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 Why do I need to aerate my wort? What does the aeration system do?

Why do I need to aerate my wort? What does the aeration system do?

Aerating the Wort

You may be scratching your head here, wondering, “I thought oxygen was bad for beer? Oxygenation and all that...why would I want to inject it into my beer?” While you are correct that oxygen in beer is undesirable, there is one point (and only one point) in the brewing process where it is desirable. This is when the post-boil wort has been chilled down to fermentation temperature, but before the yeast has been pitched into it.

Oxygen dissolves into wort as a function of temperature and specific gravity. As such, the colder and less concentrated the wort, the more oxygen will be able to enter into solution. All the bubbling and splashing that occurs during the boil drives most of the oxygen out of solution because the wort is too hot while boiling. Therefore, oxygen must be replenished after the wort is cool and able to retain the oxygen in solution again.

Oxygen is essential for yeast growth and reproduction. Yeast must grow and reproduce first, before actually fermenting the wort to make beer. Yeast needs oxygen to synthesize the material for expanding cell walls; namely sterols and fatty acids. Overlooking proper wort aeration can lead to problems such as long lag times before the start of fermentation, stuck or incomplete fermentation, or excessive ester (fruit flavor) production, any of which would produce less than desired results. Now that we understand the “when” and “why” of wort aeration, let’s examine how homebrewers can supply oxygen to chilled wort to meet the needs of their yeast.


After the wort has been chilled and transferred to the primary fermenter, there are a number of methods that can be employed to agitate the wort to introduce oxygen. If your wort is in a glass carboy, you can cover the mouth of the carboy with a loose fitting cap, get a firm grip and rock the carboy back and forth to slosh the wort around inside. Care must be taken to support the carboy on a cushioned surface and to maintain a secure hold on the carboy at all times while agitating.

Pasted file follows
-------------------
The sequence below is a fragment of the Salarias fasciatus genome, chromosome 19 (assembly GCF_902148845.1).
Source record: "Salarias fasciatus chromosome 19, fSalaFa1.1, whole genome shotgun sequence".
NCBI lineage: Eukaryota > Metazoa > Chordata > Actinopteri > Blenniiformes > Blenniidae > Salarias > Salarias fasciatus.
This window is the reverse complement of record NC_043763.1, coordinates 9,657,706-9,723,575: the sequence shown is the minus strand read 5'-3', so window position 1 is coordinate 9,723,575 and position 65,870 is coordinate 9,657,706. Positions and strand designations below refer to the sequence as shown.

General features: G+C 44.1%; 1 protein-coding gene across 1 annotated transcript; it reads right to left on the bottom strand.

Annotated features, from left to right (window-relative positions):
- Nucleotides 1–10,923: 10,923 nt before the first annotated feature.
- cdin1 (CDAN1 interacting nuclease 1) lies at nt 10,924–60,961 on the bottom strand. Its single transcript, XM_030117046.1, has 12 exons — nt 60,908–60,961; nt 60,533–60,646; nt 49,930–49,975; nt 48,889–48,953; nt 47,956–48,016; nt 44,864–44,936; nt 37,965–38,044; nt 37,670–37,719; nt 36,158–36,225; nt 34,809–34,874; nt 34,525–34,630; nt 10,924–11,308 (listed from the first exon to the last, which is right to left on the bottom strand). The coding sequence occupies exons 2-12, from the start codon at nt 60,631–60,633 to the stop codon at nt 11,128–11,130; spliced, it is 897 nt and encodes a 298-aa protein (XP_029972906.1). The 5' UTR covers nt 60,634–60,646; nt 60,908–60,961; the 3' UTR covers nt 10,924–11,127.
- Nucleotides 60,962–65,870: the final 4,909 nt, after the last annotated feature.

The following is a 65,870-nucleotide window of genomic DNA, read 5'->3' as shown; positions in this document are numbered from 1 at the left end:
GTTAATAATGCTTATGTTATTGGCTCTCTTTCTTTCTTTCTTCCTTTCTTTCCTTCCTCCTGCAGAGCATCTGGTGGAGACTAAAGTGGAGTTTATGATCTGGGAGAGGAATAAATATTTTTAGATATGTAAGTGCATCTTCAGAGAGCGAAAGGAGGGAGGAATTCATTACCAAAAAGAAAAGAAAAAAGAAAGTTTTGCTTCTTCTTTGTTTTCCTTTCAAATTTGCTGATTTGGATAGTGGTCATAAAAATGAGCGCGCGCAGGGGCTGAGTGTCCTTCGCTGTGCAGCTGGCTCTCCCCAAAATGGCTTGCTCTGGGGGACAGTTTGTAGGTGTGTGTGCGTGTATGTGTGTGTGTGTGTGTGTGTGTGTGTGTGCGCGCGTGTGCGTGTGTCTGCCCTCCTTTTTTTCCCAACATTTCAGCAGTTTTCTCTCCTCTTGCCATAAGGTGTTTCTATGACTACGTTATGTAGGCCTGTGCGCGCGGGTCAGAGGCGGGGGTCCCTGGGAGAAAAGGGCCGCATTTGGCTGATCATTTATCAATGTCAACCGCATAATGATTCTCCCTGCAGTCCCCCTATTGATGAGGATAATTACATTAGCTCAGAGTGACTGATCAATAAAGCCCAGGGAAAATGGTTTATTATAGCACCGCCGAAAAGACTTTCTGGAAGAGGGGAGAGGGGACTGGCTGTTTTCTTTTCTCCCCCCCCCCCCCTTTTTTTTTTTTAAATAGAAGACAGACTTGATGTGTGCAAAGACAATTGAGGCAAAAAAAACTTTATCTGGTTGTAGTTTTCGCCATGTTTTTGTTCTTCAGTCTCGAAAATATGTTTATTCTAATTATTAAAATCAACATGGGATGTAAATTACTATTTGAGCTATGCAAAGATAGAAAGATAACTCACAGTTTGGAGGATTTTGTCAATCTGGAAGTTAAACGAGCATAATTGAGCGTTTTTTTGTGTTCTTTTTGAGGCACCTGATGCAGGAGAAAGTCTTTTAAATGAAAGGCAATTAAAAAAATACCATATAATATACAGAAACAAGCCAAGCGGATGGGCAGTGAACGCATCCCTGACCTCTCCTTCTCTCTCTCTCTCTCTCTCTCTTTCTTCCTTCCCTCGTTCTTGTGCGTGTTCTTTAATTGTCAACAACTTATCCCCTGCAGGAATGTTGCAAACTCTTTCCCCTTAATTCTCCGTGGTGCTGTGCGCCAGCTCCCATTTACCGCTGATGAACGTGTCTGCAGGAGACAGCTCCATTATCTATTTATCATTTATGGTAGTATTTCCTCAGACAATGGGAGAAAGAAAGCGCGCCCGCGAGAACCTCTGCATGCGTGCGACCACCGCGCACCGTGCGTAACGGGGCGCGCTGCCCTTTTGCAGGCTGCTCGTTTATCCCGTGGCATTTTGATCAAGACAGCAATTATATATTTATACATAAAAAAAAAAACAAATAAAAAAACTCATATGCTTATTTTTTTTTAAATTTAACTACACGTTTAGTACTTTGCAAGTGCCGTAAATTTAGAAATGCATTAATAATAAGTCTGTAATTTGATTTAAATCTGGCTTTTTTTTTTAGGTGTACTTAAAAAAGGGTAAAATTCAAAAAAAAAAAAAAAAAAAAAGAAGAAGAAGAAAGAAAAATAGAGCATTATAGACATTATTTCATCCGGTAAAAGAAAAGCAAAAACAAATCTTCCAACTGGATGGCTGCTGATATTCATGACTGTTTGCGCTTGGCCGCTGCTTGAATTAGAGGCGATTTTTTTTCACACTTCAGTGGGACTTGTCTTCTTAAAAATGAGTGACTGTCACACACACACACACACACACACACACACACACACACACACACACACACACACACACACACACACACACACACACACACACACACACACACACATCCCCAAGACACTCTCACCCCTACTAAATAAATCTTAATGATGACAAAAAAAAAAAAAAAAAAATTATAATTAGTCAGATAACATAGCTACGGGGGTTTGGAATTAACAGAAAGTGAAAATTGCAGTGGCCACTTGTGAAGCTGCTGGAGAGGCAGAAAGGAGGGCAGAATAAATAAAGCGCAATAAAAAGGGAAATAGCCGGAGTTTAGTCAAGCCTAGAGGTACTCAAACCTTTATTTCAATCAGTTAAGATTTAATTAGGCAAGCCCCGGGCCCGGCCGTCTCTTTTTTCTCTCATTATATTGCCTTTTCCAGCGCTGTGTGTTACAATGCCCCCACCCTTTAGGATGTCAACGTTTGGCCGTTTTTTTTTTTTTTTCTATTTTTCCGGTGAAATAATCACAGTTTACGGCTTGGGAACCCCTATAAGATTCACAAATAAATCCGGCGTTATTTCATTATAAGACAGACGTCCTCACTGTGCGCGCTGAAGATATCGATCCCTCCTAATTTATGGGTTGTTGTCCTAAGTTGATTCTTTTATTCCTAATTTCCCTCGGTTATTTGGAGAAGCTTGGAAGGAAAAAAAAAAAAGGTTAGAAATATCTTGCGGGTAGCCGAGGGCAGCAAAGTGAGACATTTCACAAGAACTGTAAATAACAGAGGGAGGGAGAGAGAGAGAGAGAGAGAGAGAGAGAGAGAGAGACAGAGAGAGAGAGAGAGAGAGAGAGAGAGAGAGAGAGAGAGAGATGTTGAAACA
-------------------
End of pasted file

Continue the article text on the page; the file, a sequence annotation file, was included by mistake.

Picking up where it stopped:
If your wort will be fermented in a bucket or other vessel with a wide open top, a stainless steel whisk borrowed from the kitchen can be sanitized and used to whip the wort until it has at least a couple inches (several centimeters) of foam on top. If you don’t think your arm will last long enough to manually whisk the wort, you can sanitize a (new) paint stirrer, attach it to an electric drill and agitate the wort accordingly. A word of caution if using an electric drill and paint stirrer: be sure the drill is connected to a ground-fault protected receptacle, take care not to damage the fermenting vessel (or yourself), and avoid splashing the wort out of the fermenter.

Regardless if your wort is in either a carboy or bucket, if you need to add cold water to make up the volume of wort to the desired level, splashing or spraying the cold water into the wort can also increase the amount of oxygen that will go into solution.